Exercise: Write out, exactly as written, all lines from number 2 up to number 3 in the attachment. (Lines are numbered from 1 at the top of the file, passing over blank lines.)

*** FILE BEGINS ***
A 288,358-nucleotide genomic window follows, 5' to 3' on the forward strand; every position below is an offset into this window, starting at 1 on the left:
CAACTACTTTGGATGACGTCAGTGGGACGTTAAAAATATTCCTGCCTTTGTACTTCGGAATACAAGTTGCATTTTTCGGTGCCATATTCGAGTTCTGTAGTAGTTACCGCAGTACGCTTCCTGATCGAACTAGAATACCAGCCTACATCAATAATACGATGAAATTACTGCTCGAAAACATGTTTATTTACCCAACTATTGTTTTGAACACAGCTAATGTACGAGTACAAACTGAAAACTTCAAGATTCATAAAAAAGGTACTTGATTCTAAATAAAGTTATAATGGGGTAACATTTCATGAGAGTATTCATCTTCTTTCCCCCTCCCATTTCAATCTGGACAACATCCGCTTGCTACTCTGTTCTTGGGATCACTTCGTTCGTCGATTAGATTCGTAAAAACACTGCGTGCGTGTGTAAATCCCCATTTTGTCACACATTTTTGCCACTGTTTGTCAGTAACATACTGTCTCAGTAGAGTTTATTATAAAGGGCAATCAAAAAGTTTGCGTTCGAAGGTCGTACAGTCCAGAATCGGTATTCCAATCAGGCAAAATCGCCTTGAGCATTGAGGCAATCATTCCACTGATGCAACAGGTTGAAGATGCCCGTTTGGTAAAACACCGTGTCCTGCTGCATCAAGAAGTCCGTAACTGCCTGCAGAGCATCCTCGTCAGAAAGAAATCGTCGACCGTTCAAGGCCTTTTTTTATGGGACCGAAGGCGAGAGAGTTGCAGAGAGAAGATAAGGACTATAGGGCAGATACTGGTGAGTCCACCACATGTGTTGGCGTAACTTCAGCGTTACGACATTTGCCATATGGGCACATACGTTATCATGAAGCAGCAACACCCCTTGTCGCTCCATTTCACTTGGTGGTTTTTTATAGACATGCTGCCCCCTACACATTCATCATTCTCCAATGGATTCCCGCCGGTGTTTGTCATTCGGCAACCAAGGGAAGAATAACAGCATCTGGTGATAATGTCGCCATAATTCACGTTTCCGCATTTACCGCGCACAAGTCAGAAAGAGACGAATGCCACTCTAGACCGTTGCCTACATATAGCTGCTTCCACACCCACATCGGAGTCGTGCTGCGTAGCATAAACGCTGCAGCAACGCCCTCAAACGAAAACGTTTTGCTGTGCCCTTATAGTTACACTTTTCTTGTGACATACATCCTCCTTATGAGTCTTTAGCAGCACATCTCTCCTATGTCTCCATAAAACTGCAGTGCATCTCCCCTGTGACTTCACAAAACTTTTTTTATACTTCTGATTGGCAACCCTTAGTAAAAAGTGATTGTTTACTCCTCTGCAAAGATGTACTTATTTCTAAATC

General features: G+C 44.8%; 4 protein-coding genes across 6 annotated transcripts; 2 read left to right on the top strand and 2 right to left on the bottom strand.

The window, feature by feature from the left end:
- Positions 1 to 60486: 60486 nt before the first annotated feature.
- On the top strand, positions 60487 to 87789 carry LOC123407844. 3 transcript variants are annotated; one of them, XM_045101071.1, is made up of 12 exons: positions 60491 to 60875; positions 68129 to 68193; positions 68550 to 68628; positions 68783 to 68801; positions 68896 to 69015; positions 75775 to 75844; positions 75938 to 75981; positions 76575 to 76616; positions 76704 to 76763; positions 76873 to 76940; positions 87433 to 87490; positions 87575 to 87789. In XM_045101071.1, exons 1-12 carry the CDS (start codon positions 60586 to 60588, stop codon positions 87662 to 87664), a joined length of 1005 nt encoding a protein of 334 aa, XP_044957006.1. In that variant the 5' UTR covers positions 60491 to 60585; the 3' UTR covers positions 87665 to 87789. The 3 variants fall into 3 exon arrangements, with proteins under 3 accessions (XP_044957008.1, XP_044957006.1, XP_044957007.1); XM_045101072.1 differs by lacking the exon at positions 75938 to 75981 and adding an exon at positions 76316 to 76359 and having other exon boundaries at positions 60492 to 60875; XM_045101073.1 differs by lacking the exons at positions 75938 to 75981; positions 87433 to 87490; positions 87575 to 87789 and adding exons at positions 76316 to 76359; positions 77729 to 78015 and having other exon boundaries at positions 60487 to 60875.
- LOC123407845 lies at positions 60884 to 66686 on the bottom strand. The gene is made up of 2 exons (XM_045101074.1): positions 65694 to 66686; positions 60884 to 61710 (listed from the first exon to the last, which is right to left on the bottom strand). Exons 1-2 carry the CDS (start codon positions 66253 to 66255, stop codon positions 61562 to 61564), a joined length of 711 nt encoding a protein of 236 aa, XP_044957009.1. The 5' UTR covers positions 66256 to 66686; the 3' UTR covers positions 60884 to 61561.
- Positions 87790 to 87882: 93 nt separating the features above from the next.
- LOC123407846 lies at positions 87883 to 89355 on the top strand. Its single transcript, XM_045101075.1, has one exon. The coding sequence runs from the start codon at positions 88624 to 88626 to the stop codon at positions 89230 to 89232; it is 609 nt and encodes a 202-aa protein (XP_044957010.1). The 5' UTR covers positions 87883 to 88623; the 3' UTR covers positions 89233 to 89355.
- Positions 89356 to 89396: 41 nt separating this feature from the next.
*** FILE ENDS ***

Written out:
CAACTACTTTGGATGACGTCAGTGGGACGTTAAAAATATTCCTGCCTTTGTACTTCGGAATACAAGTTGCATTTTTCGGTGCCATATTCGAGTTCTGTAGTAGTTACCGCAGTACGCTTCCTGATCGAACTAGAATACCAGCCTACATCAATAATACGATGAAATTACTGCTCGAAAACATGTTTATTTACCCAACTATTGTTTTGAACACAGCTAATGTACGAGTACAAACTGAAAACTTCAAGATTCATAAAAAAGGTACTTGATTCTAAATAAAGTTATAATGGGGTAACATTTCATGAGAGTATTCATCTTCTTTCCCCCTCCCATTTCAATCTGGACAACATCCGCTTGCTACTCTGTTCTTGGGATCACTTCGTTCGTCGATTAGATTCGTAAAAACACTGCGTGCGTGTGTAAATCCCCATTTTGTCACACATTTTTGCCACTGTTTGTCAGTAACATACTGTCTCAGTAGAGTTTATTATAAAGGGCAATCAAAAAGTTTGCGTTCGAAGGTCGTACAGTCCAGAATCGGTATTCCAATCAGGCAAAATCGCCTTGAGCATTGAGGCAATCATTCCACTGATGCAACAGGTTGAAGATGCCCGTTTGGTAAAACACCGTGTCCTGCTGCATCAAGAAGTCCGTAACTGCCTGCAGAGCATCCTCGTCAGAAAGAAATCGTCGACCGTTCAAGGCCTTTTTTTATGGGACCGAAGGCGAGAGAGTTGCAGAGAGAAGATAAGGACTATAGGGCAGATACTGGTGAGTCCACCACATGTGTTGGCGTAACTTCAGCGTTACGACATTTGCCATATGGGCACATACGTTATCATGAAGCAGCAACACCCCTTGTCGCTCCATTTCACTTGGTGGTTTTTTATAGACATGCTGCCCCCTACACATTCATCATTCTCCAATGGATTCCCGCCGGTGTTTGTCATTCGGCAACCAAGGGAAGAATAACAGCATCTGGTGATAATGTCGCCATAATTCACGTTTCCGCATTTACCGCGCACAAGTCAGAAAGAGACGAATGCCACTCTAGACCGTTGCCTACATATAGCTGCTTCCACACCCACATCGGAGTCGTGCTGCGTAGCATAAACGCTGCAGCAACGCCCTCAAACGAAAACGTTTTGCTGTGCCCTTATAGTTACACTTTTCTTGTGACATACATCCTCCTTATGAGTCTTTAGCAGCACATCTCTCCTATGTCTCCATAAAACTGCAGTGCATCTCCCCTGTGACTTCACAAAACTTTTTTTATACTTCTGATTGGCAACCCTTAGTAAAAAGTGATTGTTTACTCCTCTGCAAAGATGTACTTATTTCTAAATC

General features: G+C 44.8%; 4 protein-coding genes across 6 annotated transcripts; 2 read left to right on the top strand and 2 right to left on the bottom strand.